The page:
“Artists and Tradesmen of Letters”

“Artists and Tradesmen of Letters”

Forum and Century, April 1939

There is in our time a phenomenon, unnoticed as far as I am aware, that is very significant: this is the tremendous assault that is being made on the idea of “lastingness” as the test of human achievement, as the criterion of human values.

Lastingness, enduring power, has been always the test applied to many things that are the products of the mind, more especially to those that come under the heading of art. That a book or a picture or a statue or a piece of music lasted was an irrefutable test of its merit. Books on aesthetics were full of theories of what makes a work of art, but the real, everyday test up to the present has been: Has time respected it? Has it had enduring power? Of anything new added to the old treasures of art the serious critic would always ask himself: Will it wear? Will it endure the test of time? And the desire of the artist himself was to make something of an enduring appeal — in fact, being able to make such a thing was supposed to compensate for all the drawbacks, the struggles of the artist’s life.

These sentiments and convictions went with that belief in immortality that nearly everyone shared in, a belief that, although one’s body might die, one’s soul or one’s shade survived somewhere amongst other shades. Well, I do not believe that the assault on lastingness is going to succeed ultimately, though it may for a time, even for a long time, cause the belief in the importance of enduring power to lapse — and even though all the new political and social ideas have at the back of them the idea that lastingness is but a superstition.

A number of the books before me this month cause one to ponder on the question as to what influence the idea of lastingness has on the present generation of writers. There are before me the autobiographies of two very successful writers, Edna Ferber and Arthur Train, two characteristic magazine writers, both of whom — but especially Edna Ferber — have made large sums of money by writing. There are, besides, in translation, the poems of the great German poet, Rilke, who made but little money by writing; and there is a book on Flaubert and his great novel, Madame Bovary, a novel by which its author in all probability did not make as much money as either of the above mentioned magazine writers have made by one short story. (In our minds, too, at the moment there are the circumstances of the death of Yeats, the greatest poet writing in English in our time, who also made a comparatively small amount of money.)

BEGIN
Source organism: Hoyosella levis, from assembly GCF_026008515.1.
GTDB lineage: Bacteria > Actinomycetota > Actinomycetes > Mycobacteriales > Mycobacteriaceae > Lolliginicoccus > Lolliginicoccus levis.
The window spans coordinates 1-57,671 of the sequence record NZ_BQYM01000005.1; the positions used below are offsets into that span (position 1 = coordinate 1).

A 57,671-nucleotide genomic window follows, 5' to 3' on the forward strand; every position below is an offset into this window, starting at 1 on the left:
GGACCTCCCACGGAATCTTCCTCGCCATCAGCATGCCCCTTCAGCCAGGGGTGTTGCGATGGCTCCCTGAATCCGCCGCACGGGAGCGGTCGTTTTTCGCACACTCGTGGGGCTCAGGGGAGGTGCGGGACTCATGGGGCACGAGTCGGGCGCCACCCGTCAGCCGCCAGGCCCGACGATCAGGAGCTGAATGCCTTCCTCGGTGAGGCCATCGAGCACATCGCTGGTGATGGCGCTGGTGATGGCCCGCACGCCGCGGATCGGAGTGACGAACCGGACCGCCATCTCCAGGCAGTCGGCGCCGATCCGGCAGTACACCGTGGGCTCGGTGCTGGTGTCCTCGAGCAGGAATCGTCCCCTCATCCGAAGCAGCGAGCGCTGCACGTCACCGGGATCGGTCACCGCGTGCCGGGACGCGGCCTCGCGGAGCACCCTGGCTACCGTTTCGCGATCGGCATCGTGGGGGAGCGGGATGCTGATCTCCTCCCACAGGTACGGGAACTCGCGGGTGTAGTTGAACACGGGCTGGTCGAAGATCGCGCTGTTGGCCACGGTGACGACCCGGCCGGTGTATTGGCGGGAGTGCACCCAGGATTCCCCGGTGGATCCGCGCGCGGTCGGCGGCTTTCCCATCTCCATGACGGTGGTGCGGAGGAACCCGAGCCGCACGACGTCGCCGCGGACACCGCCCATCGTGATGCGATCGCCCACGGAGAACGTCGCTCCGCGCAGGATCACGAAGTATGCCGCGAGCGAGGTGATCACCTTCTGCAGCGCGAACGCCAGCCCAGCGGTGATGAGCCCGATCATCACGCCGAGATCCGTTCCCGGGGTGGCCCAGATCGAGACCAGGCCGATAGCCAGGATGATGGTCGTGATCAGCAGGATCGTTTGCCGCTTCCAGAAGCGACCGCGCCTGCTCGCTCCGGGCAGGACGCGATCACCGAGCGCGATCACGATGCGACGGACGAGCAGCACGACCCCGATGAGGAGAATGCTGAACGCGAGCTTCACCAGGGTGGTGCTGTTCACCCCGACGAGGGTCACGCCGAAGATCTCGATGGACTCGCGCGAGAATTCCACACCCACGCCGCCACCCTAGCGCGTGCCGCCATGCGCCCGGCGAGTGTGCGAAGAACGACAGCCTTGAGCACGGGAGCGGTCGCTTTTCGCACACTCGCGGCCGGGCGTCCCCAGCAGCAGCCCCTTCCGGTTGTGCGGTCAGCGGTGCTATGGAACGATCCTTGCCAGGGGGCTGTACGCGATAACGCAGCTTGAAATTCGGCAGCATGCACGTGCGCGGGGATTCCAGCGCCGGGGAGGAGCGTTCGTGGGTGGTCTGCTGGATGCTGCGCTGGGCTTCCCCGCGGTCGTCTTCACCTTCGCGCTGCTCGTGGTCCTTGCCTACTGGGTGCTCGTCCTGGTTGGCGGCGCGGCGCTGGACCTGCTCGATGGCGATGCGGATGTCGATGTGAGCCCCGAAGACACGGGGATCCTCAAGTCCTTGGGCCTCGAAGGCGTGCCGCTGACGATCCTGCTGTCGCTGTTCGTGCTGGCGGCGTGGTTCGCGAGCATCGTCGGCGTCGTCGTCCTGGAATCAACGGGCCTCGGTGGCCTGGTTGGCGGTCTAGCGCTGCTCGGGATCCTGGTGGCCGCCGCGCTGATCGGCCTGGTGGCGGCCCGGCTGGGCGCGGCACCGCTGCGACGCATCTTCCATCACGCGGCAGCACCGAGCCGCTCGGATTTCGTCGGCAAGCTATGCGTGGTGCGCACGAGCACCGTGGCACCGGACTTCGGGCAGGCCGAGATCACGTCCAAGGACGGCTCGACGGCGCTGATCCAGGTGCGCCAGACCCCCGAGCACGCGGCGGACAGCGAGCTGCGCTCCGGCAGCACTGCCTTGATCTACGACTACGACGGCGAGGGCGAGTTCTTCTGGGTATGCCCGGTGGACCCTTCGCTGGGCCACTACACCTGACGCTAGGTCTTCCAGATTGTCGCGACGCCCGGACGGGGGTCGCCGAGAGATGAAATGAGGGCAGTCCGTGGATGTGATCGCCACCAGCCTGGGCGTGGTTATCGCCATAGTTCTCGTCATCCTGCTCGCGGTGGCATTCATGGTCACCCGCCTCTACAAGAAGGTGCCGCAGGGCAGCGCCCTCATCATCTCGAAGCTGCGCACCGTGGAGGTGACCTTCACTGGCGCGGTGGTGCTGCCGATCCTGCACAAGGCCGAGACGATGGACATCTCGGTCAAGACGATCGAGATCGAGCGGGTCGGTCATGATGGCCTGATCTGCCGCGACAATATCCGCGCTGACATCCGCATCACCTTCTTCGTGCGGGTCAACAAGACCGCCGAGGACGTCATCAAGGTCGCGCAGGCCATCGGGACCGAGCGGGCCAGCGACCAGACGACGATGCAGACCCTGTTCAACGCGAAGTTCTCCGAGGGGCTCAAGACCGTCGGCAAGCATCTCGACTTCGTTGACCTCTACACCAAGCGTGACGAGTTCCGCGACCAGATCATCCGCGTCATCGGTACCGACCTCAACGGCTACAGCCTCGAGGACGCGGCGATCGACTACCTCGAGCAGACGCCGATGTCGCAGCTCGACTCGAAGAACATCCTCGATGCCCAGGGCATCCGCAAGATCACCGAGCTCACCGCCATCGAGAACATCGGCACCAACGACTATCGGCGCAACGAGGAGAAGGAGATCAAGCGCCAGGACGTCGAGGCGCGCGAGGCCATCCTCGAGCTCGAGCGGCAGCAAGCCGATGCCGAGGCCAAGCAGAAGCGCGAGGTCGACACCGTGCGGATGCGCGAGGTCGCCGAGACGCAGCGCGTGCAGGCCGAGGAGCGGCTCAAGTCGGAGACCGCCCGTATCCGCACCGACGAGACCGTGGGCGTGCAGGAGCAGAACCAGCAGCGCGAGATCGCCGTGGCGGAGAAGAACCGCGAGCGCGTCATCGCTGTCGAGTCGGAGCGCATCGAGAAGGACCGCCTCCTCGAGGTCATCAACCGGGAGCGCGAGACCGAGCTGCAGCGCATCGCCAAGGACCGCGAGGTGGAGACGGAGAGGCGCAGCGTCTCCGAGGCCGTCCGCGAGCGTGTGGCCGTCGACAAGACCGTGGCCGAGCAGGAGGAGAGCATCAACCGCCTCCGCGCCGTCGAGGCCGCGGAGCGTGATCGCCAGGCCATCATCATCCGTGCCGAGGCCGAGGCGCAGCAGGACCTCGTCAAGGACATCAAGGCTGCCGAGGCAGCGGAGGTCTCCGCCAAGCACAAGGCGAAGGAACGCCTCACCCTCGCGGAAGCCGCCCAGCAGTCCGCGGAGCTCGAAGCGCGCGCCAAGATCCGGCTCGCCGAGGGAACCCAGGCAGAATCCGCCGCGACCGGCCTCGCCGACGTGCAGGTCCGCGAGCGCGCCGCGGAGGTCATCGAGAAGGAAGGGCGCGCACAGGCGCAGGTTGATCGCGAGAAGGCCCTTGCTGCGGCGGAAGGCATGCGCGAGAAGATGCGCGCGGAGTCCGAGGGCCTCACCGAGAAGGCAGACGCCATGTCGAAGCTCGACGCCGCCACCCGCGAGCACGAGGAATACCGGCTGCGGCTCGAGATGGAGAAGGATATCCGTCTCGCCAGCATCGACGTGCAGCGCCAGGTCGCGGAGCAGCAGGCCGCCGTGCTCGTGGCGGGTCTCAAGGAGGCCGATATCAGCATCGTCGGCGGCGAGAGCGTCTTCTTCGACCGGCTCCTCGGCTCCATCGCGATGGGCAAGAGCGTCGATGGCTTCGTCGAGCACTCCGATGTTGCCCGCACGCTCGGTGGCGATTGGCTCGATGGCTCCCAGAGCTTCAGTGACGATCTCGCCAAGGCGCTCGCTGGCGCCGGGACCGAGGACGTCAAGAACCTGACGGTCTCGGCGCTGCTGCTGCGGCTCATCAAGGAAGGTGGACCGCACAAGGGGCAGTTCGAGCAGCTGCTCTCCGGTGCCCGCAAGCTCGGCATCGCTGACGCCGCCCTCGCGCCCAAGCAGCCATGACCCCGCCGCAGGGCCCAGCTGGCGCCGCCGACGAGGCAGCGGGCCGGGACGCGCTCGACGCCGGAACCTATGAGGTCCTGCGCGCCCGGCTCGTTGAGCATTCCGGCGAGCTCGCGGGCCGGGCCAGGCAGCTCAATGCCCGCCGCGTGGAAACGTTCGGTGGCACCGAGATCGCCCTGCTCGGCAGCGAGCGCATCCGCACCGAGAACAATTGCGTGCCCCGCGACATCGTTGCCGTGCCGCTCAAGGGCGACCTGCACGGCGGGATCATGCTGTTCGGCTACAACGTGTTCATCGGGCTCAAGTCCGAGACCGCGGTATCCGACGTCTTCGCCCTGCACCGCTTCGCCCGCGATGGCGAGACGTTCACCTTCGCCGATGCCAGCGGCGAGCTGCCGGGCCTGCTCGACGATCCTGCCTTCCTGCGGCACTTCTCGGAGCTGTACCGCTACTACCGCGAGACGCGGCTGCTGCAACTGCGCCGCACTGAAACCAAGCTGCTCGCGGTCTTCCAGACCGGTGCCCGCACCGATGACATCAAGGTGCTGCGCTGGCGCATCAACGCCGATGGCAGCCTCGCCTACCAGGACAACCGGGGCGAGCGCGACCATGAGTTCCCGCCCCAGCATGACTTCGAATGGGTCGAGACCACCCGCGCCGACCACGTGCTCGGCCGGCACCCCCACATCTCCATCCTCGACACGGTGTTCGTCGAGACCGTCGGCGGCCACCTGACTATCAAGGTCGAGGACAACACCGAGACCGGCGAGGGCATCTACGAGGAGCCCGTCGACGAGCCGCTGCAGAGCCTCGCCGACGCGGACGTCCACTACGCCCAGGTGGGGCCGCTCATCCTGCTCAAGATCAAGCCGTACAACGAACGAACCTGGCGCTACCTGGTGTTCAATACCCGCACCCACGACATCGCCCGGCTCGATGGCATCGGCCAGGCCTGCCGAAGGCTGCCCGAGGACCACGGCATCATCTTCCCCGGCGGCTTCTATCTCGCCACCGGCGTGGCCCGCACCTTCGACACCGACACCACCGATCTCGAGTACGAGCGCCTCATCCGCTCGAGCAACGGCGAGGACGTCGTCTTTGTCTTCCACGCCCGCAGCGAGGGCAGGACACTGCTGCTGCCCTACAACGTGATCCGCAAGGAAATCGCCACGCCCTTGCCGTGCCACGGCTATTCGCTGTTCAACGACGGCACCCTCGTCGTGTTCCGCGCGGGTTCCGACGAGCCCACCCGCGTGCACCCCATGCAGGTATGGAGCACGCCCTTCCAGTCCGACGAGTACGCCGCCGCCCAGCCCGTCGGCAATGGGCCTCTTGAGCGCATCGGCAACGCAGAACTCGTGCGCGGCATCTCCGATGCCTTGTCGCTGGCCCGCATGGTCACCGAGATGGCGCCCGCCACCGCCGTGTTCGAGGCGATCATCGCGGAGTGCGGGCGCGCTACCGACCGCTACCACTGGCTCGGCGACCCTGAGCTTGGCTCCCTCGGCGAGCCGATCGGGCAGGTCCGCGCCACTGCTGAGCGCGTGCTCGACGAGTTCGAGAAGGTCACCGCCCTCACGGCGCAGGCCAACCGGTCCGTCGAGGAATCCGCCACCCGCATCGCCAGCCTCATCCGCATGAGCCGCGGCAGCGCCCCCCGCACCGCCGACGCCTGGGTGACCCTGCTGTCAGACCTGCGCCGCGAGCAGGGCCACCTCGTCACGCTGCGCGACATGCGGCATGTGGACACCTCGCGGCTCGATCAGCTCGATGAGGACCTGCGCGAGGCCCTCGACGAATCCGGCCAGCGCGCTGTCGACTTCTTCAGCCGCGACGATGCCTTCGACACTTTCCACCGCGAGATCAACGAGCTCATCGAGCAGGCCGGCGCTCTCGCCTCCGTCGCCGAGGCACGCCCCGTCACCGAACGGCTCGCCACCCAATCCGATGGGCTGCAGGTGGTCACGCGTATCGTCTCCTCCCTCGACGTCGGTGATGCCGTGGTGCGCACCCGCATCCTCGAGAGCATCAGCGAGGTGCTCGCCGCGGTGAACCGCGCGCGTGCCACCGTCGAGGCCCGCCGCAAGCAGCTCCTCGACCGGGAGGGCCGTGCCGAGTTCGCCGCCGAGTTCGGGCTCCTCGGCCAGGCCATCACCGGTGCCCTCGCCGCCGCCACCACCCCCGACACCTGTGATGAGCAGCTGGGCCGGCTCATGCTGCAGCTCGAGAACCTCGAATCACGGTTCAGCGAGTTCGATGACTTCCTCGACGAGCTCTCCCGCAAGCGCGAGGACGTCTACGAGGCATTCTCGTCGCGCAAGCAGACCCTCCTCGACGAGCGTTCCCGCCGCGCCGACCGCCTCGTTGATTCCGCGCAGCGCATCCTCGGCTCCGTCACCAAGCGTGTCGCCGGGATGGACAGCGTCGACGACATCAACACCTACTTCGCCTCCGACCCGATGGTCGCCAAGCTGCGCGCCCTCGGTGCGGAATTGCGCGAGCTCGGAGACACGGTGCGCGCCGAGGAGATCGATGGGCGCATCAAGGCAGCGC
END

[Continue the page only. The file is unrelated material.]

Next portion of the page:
That Flaubert, Rilke, Yeats all wanted to build “monuments of unfading intellect” we know, but there is not a single line in the autobiographies of Edna Ferber or Arthur Train to suggest that either of them wanted to make a lasting piece of work. Arthur Train quite frankly states that he chose to be a magazine writer. He had to make money to support his family, and the way to do it, he found, was to write for the magazines. The tone of his autobiography differs considerably from that of Edna Ferber’s. Within limits, he knows what literature is; he appreciates John Livingston Lowes’s The Road to Xanadu, one of the most subtle critical works of our time — in fact, he appreciates a good many subtle products of the intellect. But, as far as his own work is concerned, what interest him are the prices it can command. And, like Edna Ferber, he considers the manufacture of magazine fiction “creative” work and coextensive with American literature.

Now anyone who reads at all will realize that Edna Ferber and Arthur Train represent a totally different form of intellectual achievement from that of Rilke or Yeats. Those two poets belong to a class of writer who has a long ancestry; we have had them since artistic expression in language had its beginning. But writers like Arthur Train and Edna Ferber are a modern manifestation. They write to supply a demand, a demand for entertainment and for a sort of knowledge — the knowledge of other people who are the contemporaries of their readers. The nearer their characters are to people their public knows, the more pleasure they give that public. And these writers represent the type of the successful writer of our time — the magazine writer, the story writer who makes a hit in the movies — in short, they represent the trade or business of writing.


NOW HERE WE have the real, the crucial problem that is before contemporary criticism: to make a clear and comprehensible distinction between writers like Arthur Train and Edna Ferber, in contradistinction to artist-writers like Yeats and Rilke and Frost (or, to come to novelists, in contradistinction to Flaubert or to their own American contemporaries, Willa Cather and Thomas Wolfe), and to make this distinction without throwing any disrespect on the work of the trade writer at all. It wouldn’t occur to us to despise a highly successful engineer who had made a great deal of money by competent and useful work, because he had not accomplished something like the ceiling of the Sistine Chapel. We ought not to belittle the popular writer for not being something he was never intended to be, never wanted to be. Yet to make a distinction between the two kinds of work so clearly and at the same time comprehensively that any intelligent person, young or old, interested in literature could perceive it, is enormously difficult. Often, to make a real literary definition takes months or years of thought. I spent a couple of years trying to evolve an easily understood distinction between these kinds of writing and have still not succeeded — this though what I mean is perfectly clear in my own mind and though probably a great many of my readers have clear minds about it, too. Part of the difficulty is in the fact that many trade writers have so much of the artist in them that they might, almost unconsciously, produce works of art if they abandoned their minds to the task.